996 F.2d 312
UNITED STATES of America, Plaintiff-Appellee,
Kevin Ray KIDWELL, Defendant-Appellant.
United States Court of Appeals, Tenth Circuit.
June 2, 1993.
NOTICE: Although citation of unpublished opinions remains unfavored, unpublished opinions may now be cited if the opinion has persuasive value on a material issue, and a copy is attached to the citing document or, if cited in oral argument, copies are furnished to the Court and all parties. See General Order of November 29, 1993, suspending 10th Cir. Rule 36.3 until December 31, 1995, or further order.
Before BRORBY and KELLY, Circuit Judges, and BRIMMER,* District Judge.
ORDER AND JUDGMENT**
BRORBY, Circuit Judge.
Kevin Ray Kidwell pleaded guilty to possession with intent to distribute 286 pounds of marijuana in violation of 21 U.S.C. § 841(a)(1) and 18 U.S.C. § 2. The district court sentenced Mr. Kidwell to the statutory minimum of sixty months imprisonment. 21 U.S.C. § 841(b)(1)(B). Upon sentencing, the district court found Mr. Kidwell was a minor participant in the offense. Mr. Kidwell contends the district court erred by considering a statement he made to an undercover agent and by finding he was a minor rather than a minimal participant. A classification as a minimal participant would entitle Mr. Kidwell to a four level reduction in offense levels whereas, as a minor participant he only receives a two level reduction. He believes the contested finding may have significant "collateral consequences" should his supervised release be revoked.1 The Government contends the appeal is moot because Mr. Kidwell should have received the mandatory minimum sentence of sixty months as either a minor or minimal participant. Further, appellant contends the prosecution violated the plea agreement by not more strenuously arguing for the minimal participant classification at sentencing and by filing the motion to dismiss appellant's appeal.
The disposition of this case on its merits is clear; therefore we choose not to address the mootness question. Pickus v. United States Bd. of Parole, 543 F.2d 240, 242 (D.C.Cir.1976). Because the substantive law is easily applied, as a practical matter we find it unnecessary to reach the mootness question. See generally Wright, Miller & Cooper, Federal Practice and Procedure: Jurisdiction 2d § 3533.1 (1984).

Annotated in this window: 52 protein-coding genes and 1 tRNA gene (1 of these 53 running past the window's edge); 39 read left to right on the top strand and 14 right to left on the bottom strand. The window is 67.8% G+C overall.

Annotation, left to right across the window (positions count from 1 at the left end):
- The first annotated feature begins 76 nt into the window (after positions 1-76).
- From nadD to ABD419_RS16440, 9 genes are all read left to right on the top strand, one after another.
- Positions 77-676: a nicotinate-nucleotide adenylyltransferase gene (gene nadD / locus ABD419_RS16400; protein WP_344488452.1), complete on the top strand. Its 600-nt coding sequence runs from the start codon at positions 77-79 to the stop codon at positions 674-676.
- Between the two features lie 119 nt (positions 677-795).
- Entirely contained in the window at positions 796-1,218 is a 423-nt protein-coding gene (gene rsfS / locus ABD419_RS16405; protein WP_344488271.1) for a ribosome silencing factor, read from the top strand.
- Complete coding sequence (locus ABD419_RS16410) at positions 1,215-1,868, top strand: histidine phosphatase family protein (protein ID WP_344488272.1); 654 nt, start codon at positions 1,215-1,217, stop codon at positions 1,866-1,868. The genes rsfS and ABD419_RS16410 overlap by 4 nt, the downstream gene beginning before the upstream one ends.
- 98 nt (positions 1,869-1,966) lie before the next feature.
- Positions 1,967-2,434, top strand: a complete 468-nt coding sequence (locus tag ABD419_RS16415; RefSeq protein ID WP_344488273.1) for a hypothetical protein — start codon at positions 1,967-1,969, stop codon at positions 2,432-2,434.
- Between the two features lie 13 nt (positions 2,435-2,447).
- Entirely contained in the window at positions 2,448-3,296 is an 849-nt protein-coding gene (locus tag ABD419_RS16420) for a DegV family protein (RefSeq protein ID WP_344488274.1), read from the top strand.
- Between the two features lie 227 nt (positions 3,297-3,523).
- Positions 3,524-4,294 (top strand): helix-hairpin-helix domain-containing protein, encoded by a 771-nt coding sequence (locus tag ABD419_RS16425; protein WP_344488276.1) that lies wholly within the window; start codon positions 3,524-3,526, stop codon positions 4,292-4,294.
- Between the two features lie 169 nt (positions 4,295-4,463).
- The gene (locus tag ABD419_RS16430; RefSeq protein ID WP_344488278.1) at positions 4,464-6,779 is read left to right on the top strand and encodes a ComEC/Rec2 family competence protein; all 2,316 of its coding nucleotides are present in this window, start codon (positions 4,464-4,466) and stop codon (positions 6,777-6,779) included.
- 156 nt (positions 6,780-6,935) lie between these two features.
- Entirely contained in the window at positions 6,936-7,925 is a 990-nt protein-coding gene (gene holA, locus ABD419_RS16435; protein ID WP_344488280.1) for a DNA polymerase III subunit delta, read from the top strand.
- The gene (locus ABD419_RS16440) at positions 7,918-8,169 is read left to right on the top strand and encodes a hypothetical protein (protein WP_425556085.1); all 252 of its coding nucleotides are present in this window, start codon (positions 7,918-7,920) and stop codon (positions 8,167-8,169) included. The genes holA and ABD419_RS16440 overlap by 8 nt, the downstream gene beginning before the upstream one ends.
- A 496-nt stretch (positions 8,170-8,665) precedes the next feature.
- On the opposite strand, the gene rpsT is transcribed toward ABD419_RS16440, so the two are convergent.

We review the district court's findings of fact under the clearly erroneous standard. United States v. Coleman, 947 F.2d 1424, 1427 (10th Cir.1991), cert. denied, 112 S.Ct. 1590 (1992). The district court found Mr. Kidwell's participation in the marijuana offense consisted of weighing marijuana during the illegal transaction. The district court also found that Mr. Kidwell made an incriminating comment at the time of the illegal transaction that he and a codefendant left home every morning to give the impression that they were lawfully employed. Based on these findings the district court concluded: "[Mr.] Kidwell knew that a drug transaction was occurring ... and that he assisted in it by weighing the marijuana." The court further concluded: "Mr. Kidwell made statements to the undercover officer that reflected substantial involvement with [a codefendant] in selling marijuana ... [and] that the statement of Mr. Kidwell and his involvement in the offense reflect that he had knowledge concerning the scope of the offense." The district court also determined that Mr. Kidwell's statement indicated he had "knowledge of the scope of the transaction and awareness of the activities of others involved in the offense," and that it suggested "Mr. Kidwell's participation in the instant offense was not a one-time incident." These findings are supported by the record and are not clearly erroneous.